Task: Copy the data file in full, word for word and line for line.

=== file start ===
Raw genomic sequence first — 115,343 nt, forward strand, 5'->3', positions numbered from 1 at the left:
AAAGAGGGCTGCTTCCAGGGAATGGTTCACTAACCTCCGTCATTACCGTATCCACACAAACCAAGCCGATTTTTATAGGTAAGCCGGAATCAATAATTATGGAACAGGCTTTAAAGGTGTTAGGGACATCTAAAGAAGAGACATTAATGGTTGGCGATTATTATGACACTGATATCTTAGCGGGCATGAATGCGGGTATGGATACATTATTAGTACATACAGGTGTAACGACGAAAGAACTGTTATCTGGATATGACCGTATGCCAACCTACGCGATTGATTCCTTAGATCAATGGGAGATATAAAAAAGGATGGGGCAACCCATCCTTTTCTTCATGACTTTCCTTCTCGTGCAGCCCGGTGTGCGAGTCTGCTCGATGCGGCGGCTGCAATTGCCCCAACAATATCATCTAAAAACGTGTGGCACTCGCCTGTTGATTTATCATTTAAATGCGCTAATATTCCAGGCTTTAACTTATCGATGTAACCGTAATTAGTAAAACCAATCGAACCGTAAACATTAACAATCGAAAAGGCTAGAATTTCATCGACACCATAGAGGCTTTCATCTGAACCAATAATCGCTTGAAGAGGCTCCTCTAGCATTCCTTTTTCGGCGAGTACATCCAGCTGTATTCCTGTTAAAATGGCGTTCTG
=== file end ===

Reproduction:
Raw genomic sequence first — 115,343 nt, forward strand, 5'->3', positions numbered from 1 at the left:
AAAGAGGGCTGCTTCCAGGGAATGGTTCACTAACCTCCGTCATTACCGTATCCACACAAACCAAGCCGATTTTTATAGGTAAGCCGGAATCAATAATTATGGAACAGGCTTTAAAGGTGTTAGGGACATCTAAAGAAGAGACATTAATGGTTGGCGATTATTATGACACTGATATCTTAGCGGGCATGAATGCGGGTATGGATACATTATTAGTACATACAGGTGTAACGACGAAAGAACTGTTATCTGGATATGACCGTATGCCAACCTACGCGATTGATTCCTTAGATCAATGGGAGATATAAAAAAGGATGGGGCAACCCATCCTTTTCTTCATGACTTTCCTTCTCGTGCAGCCCGGTGTGCGAGTCTGCTCGATGCGGCGGCTGCAATTGCCCCAACAATATCATCTAAAAACGTGTGGCACTCGCCTGTTGATTTATCATTTAAATGCGCTAATATTCCAGGCTTTAACTTATCGATGTAACCGTAATTAGTAAAACCAATCGAACCGTAAACATTAACAATCGAAAAGGCTAGAATTTCATCGACACCATAGAGGCTTTCATCTGAACCAATAATCGCTTGAAGAGGCTCCTCTAGCATTCCTTTTTCGGCGAGTACATCCAGCTGTATTCCTGTTAAAATGGCGTTCTG